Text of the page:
Phase One Is Complete: My Results Using KDP Select

KDPS Logo

About two weeks ago I offered The Sins of Acheryn for free on Amazon, using three of my five “free days” through KDP Select (for an overview of that, see my previous post here). I decided on using only a portion of my free days as a test, so that I could try and glean some lessons that will help me more effectively use the last couple of days. As promised, here’s the outcome of this first phase of my experiment with Amazon’s program:

The Hope: by offering a story for free to the largest online retailer in the world, it will

The Sins of Acheryn

The Sins of Acheryn

introduce a significant number of new readers to my work. Assuming the book (or in my case, short story) is well received, then these new readers will potentially leave reviews on the work’s Amazon page (always something to be coveted) or, even better, will purchase other works.

The Reality: My experience pretty well lines up with the experiences of a number of other authors who have written about using KDP Select. I did see a good number of free “purchases” of TSOA. Over the course of the 3 day give-away, TSOA was downloaded 75 times. That was enough to place it as low as number 2818 on the Kindle Free Books list. But it made it as high as 43 on the Kindle Top 100 Free Short Stories list. I was pretty thrilled with that.

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It’s Here! The Sins of Acheryn fantasy short story is free through Wed on Amazon!

The Sins of Acheryn tells the tale of the cataclysmic fall of a vanished empire. As the legendary Kings of Acheryn moved to consume the nations of the ancient world, her pride and violence rose to the thrones of heaven. At the pinnacle of her power, three judgments would punish the greatest empire of a world now lost to myth and time.

The Sins of Acheryn

The Sins of Acheryn

It’s here! Today officially kicks off the first of my KDP Select free days for The Sins of Acheryn. I had originally planned this to be a two day event, but thanks to a mistake on my part, it is now a three day even… 18 Feb -20 Feb. So, if you haven’t yet read Acheryn, now is the time to check it out! And if you do read it, I would greatly appreciate a review or rating… good or bad. Believe it or not, a well written “I didn’t like it” does have tremendous value to indie authors.

Incidentally, like a good, social media conscious writer, I’ve been updating the various portals with this announcement. What that means is that Twitter, which my Facebook, blog, and G+ accounts all feed into, gets hit the hardest with repetition. So for those of you who follow me through Twitter only, I apologize for the concentrated repetitions of this.

Thank you all for your continuing support!

WE

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Sampler Sunday: Some fantasy, some scifi, and my absolute favorite photo (that I’ve ever taken)

I’ve got a lot going on now… sort of a creative maelstrom right before my classes start in two weeks. I thought I’d put out a couple of things for Sample Sunday while it’s all knocking around out in my head.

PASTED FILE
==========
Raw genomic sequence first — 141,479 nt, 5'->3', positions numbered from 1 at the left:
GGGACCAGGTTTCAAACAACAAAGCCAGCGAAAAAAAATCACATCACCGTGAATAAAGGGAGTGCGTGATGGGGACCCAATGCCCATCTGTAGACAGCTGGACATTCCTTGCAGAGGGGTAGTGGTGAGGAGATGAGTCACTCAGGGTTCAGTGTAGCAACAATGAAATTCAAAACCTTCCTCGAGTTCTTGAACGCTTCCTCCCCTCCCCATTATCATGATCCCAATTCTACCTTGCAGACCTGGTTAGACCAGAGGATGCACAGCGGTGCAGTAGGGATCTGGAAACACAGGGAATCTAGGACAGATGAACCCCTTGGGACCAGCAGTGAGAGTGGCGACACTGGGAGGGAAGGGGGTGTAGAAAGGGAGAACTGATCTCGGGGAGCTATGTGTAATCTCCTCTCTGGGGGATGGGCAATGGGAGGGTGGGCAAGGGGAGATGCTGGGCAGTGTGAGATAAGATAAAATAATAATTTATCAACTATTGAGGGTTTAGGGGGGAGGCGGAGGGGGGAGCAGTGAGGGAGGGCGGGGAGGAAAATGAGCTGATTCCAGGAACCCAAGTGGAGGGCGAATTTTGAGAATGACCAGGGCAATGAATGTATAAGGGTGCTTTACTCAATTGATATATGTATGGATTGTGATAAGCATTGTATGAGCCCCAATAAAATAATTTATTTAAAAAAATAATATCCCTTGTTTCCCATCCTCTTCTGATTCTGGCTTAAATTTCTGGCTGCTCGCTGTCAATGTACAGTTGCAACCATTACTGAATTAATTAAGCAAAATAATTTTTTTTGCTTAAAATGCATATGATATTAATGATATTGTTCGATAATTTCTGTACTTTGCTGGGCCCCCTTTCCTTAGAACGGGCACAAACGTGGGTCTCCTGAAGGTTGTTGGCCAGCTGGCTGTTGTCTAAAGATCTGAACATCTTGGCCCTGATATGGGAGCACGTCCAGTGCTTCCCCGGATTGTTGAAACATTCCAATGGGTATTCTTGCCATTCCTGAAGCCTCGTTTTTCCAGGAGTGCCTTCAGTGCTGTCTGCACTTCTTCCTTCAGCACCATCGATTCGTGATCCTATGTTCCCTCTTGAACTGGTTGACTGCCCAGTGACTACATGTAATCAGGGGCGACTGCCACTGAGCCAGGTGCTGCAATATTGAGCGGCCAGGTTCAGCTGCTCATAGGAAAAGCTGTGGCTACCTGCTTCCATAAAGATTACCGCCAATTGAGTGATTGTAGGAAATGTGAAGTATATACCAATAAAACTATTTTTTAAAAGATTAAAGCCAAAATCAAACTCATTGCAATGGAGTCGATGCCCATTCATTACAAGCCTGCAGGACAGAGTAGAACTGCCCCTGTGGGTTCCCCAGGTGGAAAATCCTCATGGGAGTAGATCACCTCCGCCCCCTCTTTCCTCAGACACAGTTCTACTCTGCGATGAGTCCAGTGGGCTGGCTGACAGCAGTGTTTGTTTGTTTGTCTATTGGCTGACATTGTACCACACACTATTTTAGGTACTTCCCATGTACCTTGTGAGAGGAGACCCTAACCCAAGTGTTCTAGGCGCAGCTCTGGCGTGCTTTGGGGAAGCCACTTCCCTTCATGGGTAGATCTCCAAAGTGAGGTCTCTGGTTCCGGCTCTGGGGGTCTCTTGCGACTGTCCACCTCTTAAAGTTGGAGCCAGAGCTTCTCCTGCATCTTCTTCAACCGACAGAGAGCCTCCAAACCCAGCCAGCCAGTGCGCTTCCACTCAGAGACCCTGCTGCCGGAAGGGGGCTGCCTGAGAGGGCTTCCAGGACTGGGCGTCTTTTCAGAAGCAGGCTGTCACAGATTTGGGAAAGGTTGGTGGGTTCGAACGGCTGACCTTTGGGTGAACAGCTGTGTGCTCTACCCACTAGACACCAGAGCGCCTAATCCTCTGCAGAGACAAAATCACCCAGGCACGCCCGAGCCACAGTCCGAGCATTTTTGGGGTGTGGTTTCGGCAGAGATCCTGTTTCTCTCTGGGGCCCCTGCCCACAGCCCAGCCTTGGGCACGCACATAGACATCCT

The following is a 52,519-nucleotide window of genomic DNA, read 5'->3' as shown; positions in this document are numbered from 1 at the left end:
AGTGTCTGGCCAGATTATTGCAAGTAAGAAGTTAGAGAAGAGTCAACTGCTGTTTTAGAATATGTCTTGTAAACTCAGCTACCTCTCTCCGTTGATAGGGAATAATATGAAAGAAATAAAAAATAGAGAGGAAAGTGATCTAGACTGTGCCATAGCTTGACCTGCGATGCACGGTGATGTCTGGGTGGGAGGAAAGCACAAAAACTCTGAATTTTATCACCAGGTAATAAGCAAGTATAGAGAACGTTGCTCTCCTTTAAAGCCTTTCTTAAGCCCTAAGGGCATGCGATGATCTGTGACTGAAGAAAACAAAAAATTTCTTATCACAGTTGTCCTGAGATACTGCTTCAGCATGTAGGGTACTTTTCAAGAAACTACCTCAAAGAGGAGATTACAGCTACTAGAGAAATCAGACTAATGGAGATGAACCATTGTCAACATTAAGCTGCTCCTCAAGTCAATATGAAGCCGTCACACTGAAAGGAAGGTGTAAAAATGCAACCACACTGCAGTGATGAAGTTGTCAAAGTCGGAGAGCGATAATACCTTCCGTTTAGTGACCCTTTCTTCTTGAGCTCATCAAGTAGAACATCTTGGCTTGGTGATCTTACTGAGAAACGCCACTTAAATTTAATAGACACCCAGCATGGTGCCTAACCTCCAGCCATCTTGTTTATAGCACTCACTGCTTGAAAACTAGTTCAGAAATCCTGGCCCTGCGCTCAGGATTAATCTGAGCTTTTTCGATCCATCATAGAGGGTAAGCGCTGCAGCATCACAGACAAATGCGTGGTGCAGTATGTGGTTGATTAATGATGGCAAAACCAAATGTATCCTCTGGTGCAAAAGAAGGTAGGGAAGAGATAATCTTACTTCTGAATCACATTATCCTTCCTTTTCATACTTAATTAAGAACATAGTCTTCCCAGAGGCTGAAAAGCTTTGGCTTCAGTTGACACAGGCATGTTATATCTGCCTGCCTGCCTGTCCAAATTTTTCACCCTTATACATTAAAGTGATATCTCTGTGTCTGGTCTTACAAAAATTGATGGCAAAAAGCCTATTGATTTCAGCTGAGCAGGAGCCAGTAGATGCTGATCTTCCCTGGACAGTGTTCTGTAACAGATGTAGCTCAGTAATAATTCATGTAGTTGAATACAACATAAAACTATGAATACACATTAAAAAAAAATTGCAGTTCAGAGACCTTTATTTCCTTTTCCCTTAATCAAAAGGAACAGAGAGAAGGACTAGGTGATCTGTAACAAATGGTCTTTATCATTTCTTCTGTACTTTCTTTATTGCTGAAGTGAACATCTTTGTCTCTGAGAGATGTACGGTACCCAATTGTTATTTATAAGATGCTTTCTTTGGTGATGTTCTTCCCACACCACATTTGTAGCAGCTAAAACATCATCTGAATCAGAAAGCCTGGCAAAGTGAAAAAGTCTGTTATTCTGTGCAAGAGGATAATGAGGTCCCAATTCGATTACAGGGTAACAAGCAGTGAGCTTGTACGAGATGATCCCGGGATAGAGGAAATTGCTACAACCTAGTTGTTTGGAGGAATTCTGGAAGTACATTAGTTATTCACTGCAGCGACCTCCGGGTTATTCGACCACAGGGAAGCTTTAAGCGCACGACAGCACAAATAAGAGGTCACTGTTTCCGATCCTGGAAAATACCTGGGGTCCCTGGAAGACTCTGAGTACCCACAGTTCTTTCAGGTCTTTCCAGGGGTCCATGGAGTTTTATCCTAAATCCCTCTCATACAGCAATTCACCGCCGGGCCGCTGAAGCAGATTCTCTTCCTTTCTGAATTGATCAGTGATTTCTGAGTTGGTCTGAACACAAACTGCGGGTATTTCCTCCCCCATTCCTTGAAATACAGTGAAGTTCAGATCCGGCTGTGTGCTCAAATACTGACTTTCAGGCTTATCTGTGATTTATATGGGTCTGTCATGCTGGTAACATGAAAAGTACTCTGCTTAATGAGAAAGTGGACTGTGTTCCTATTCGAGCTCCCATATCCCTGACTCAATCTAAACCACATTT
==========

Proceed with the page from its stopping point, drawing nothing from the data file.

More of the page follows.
First, if you haven’t read it yet, I’ve recently published my first Science Fiction Short (flash fiction, actually), titled The Vacuum Isn’t Crazy About Nature, Either.that I originally posted in last week on this blog. Since then, I’ve added this little lead in:

 The old adage only hints at the animosity between the primal elements of Creation. Tired of Nature’s hostility, Nothing decides that the time is right to end this feud. On his terms.

Vacuum2

You can still read the whole thing here on this blog.

However, I also published it as a free short story through Smashwords. If you like to keep all of your reading neatly in your ereader, then you can download Vacuum for whatever ereader format you desire here.

The Sins of Acheryn

The Sins of Acheryn

Also, starting tomorrow, and lasting through Tuesday, my newest fantasy short story, The Sins of Acheryn, will be free to Amazon Prime members as part of KDP Select. So if fantasy is more your thing, please check it out! You can follow the link here.

And finally, for no real reason I can think of, I thought I’d share a pic that I took many years ago… about 15 or 16, if my math isn’t too off. I took this in the late 1990s, while deployed in support of operations in Bosnia. That’s an MH-53 PAVE LOW, one of the more awesome rotary wing birds to ever grace the skies. I was privileged to ride along on this particular occasion, and was allowed to snap some pics. This is one of my all time favorites, and I was surprised to see it wasn’t already in my photo gallery. So I’ll be fixing that soon.

Low Level over Bosnia

Happy Sunday!

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My free Scifi short The Vacuum Isn’t Crazy About Nature, Either, is now live on Smashwords!

Vacuum2For those who like to have all their stories on an ereader, I’ve now published my first science fiction story on Smashwords. I did this in order to try and get more exposure for the story., and maybe new readers And I must admit, I do like to have my work all on my Nook.

So, if you read (and enjoyed) The Vacuum Isn’t Crazy About Nature, Either on this blog a few days ago, and would like it at your fingertips, then it’s waiting for you at Smashwords. Please stop by and leave a comment!

WE

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Phase Two of My World Domination Plans: Free stuff

The Sins of Acheryn

The Sins of Acheryn